Do you worry? I do.
Is your goal to remove all of the worry in your life? It has been mine for most of my life.
I still distinctly remember the fear and worry in college of not knowing what was next. I even remember telling people closest to me, “I wish God would send a postcard with instructions so I know I’m making the right choice.” First, there was a flaw in my thinking that the choice was about what I should do rather than who I am. A lesson I have learned from many respected mentors and leaders like John Maxwell, Michael Hyatt, and others.
In our world today, there is a lot of talk about removing barriers, stress, anxiety and roadblocks. While this is often necessary, when it becomes our full focus and effort, we can lose an opportunity to understand where to find answers by moving too quickly past a learning opportunity.
No doubt this is not a new idea. I am sure it has formed out of the reading and listening I have done, especially the past 5 years. By listening to other successful people, new ideas come to light and clarity is gained. That being the case, this time it was a conversation with my 10 year old that brought the important piece to the surface.
I get to take my son to school daily. This is some great time spent together that I am thankful for. This particular day, I asked him two questions I ask two or three times a week.
“What are you looking forward to at school today?”
“What are you worried about today?”
This time he had a specific thing he was worried about. The elementary spelling bee was coming, and he had been invited to participate and was tasked with studying the word list. His worry was that he was not going to do well during the event because he had not been studying. Without really thinking I said, “You don’t have to worry about that. If you haven’t been studying, you won’t do well. So no need to worry, you already know.” This may sound harsh, but he understood what I meant as I went on to explain that if he isn’t studying, he should expect to not do well. But also that if he is worried and knows studying could help, he can choose. He can either not study and expect to not do well or study and be proud he did his best no matter what happens at the Bee. Either way, the worry is dealt with and not just ignored.
I think the lesson here is that we want to remove worry or ignore it, but it is possible that the worry may be revealing some useful information that could help us move to the next level.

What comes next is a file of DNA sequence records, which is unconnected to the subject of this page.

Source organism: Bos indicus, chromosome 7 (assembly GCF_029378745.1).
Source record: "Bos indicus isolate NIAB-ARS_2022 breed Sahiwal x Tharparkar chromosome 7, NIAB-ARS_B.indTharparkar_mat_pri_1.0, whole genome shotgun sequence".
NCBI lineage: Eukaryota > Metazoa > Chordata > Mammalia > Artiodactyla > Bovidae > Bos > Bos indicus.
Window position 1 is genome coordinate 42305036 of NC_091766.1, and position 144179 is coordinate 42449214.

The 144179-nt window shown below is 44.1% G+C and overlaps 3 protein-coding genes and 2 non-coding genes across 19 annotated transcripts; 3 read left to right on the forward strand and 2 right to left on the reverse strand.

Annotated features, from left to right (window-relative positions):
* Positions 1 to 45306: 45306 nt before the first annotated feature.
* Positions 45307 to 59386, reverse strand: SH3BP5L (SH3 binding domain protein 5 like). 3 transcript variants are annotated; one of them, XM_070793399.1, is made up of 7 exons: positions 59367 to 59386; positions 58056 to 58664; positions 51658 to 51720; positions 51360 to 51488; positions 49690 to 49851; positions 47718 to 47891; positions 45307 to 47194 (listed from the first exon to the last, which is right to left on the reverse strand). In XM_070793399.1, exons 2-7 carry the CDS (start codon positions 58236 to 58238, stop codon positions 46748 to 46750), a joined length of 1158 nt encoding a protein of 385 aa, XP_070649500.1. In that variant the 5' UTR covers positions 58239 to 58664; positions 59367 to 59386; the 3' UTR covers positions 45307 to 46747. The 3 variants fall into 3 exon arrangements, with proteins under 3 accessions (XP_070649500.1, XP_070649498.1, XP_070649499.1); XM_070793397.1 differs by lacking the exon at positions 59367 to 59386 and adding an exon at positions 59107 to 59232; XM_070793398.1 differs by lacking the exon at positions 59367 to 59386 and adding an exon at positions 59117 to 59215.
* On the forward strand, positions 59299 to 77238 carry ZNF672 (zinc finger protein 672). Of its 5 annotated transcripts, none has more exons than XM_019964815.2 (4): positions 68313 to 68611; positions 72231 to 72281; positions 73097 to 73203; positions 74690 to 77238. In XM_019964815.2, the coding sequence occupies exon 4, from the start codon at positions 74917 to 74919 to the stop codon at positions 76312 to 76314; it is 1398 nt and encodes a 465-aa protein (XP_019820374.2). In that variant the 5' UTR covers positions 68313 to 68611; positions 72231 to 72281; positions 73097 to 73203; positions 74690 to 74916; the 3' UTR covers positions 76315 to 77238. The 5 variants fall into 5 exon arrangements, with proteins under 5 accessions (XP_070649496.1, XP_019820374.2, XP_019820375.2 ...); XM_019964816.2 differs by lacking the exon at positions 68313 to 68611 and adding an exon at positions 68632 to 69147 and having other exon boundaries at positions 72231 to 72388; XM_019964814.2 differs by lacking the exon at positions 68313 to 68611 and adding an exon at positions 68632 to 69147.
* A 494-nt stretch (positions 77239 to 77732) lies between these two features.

So here are my suggestions for dealing with worry in your life and mine, not just removing it.
- Listen to the worry. Don’t dismiss it too quickly. You may miss an important indication that leads you to just the right answer you are looking for.
- Seek others’ input. We all need people around us to help us in life, especially through difficult times. Find a trusted advisor or mentor and confide in them what is worrying you and see if they can help you gain some clarity about the direction you need to head.
- Don’t let the worry turn into fear. I cannot count the number of things I have missed out on because I let worry turn into fear and defeat me from accomplishing something before I even started. I am working hard to reduce the number of times this happens in my life, and I hope you will too.
- Make a plan to process the worry. Maybe have a dedicated journal or app to record what is worrying you, and then spend time processing what you might be able to learn from the worry.
- Don’t hesitate to ignore worry when it isn’t helpful. Even though there are times this mentality can be helpful, we face a lot of worry in life, and the reality that much of it is not worth our attention is worth recognizing. So when you worry about things out of your control or that are unrealistic, simply say to yourself, “I’m choosing to worry about the things that matter.”
I’ll leave you with this. My son did participate in the spelling bee and he did pretty good, too. He actually did really good! He placed 3rd! Out of nearly 40 students in grades 3-5 at his school, he had the courage, stamina and focus to spell words I’ve never heard of correctly. Was it my comment that made the difference? Probably not as much as I would like to think, but the principle and mental perspective to think differently about what he needed to do, I hope, was helpful.
So what in your life have you ignored or tried to remove that could actually have some benefit or provide you with some insight as to how to take your next step and maybe even what that step should be? Let us know!